A massive new international study of alcohol consumption has found no overall health benefits from even moderate drinking.
Published in the British medical journal The Lancet last week, the report aggregated multiple studies looked at drinking patterns and health outcomes for almost 600,000 people in 19 wealthy countries.
One key finding is that men cannot safely consume more alcohol than women.
That finding directly contradicts guidelines issued by the National Institute on Alcohol Abuse and Alcoholism (NIAAA), which defines moderate drinking as one drink per day for women and two for men.
Dr. Evan Goulding is an assistant professor of psychiatry at Northwestern University Feinberg School of Medicine where he specializes in treatment of addiction.
He says the study looks pretty comprehensive.
“It’s a big study and it looks like it is pretty solid,” said Goulding. “It’s pretty consistent with the evolving literature.”
Goulding says the finding that men cannot drink more than women without adverse health impacts is not too surprising.
“If you are over 65 the recommendation from the NIAAA is already seven drinks a week (for both men and women) – which is what this study is saying.”
He notes there was also a prior study looking at cognitive impacts, which found that people consuming more than five or six drinks a week saw a reduction in the size of their hippocampus, resulting in memory problems.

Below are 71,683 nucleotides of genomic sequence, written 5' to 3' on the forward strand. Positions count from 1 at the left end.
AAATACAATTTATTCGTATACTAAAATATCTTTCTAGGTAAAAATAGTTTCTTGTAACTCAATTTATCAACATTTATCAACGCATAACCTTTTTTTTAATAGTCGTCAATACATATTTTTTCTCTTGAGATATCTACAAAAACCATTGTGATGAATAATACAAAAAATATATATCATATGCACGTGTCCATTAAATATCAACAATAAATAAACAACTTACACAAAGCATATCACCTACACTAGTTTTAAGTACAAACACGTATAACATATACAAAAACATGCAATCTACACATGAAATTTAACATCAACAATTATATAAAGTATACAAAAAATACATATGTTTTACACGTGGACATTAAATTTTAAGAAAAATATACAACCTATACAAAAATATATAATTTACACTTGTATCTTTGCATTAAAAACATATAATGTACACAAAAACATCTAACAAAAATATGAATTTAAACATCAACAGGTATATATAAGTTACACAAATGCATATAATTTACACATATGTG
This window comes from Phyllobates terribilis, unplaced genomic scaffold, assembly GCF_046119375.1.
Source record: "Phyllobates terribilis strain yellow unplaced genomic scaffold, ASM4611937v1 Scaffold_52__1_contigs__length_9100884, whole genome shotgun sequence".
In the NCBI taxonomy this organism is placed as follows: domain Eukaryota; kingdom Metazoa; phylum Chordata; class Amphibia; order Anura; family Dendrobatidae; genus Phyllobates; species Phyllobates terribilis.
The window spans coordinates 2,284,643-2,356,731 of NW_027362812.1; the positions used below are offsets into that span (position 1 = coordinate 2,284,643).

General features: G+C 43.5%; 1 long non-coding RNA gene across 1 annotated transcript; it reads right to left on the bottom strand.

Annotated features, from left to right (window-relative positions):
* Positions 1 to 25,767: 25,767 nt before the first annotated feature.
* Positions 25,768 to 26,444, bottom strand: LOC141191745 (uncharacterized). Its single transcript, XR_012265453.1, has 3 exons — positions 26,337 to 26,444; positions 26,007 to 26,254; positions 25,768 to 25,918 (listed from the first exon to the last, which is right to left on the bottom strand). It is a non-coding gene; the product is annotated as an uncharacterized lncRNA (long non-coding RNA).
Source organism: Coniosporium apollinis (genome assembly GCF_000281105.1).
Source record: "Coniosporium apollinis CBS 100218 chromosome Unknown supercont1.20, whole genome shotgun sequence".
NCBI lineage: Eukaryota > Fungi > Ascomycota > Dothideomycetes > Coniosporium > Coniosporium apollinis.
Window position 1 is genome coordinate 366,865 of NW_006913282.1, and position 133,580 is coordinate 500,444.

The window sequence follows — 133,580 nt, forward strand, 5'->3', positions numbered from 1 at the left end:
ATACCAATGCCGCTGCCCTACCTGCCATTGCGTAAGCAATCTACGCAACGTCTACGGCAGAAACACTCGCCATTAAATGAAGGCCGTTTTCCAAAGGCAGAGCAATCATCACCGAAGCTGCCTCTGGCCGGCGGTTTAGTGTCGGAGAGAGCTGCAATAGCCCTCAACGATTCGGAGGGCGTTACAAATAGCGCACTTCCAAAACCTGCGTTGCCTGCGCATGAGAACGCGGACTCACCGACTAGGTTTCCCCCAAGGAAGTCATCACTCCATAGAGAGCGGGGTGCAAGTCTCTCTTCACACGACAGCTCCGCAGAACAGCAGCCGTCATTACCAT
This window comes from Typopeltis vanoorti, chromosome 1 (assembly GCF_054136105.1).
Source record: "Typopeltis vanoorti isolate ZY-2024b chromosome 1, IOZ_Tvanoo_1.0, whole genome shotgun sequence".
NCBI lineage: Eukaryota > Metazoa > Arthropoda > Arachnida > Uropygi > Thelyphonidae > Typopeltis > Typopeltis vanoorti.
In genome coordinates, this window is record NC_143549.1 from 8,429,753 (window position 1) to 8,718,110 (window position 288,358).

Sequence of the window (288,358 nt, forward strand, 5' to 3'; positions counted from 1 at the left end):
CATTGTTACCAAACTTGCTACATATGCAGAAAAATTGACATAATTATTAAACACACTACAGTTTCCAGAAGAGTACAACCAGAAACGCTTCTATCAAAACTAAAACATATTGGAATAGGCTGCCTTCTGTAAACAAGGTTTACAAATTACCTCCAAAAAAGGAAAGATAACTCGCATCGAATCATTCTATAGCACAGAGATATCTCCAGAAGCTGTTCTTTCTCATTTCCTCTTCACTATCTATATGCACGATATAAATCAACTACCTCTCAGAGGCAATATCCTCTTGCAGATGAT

“I’m an addiction psychiatrist. I do a lot of work with people who have substance abuse problems or maybe think they are drinking too much. So I have this conversation pretty frequently with people,” said Goulding. “I’d say over the last six months to a year what I’ve been telling them is that the recommendation for men is 14 drinks a week if you are under 65 and for women seven drinks, but that there’s some data that suggests for at least memory impairment that that probably is a liberal limit for men.”
Goulding also notes that studies that show some benefits to moderate drinking may not present a complete picture.
“The bottom line for me is that maybe if you drink a little bit you might decrease your risk of having a heart attack but your risk of dying sooner (from other things) is higher.”
Goulding joins host Phil Ponce to discuss the findings of the study. Dr. Steve Attanasio from Swedish Covenant Hospital also joins us.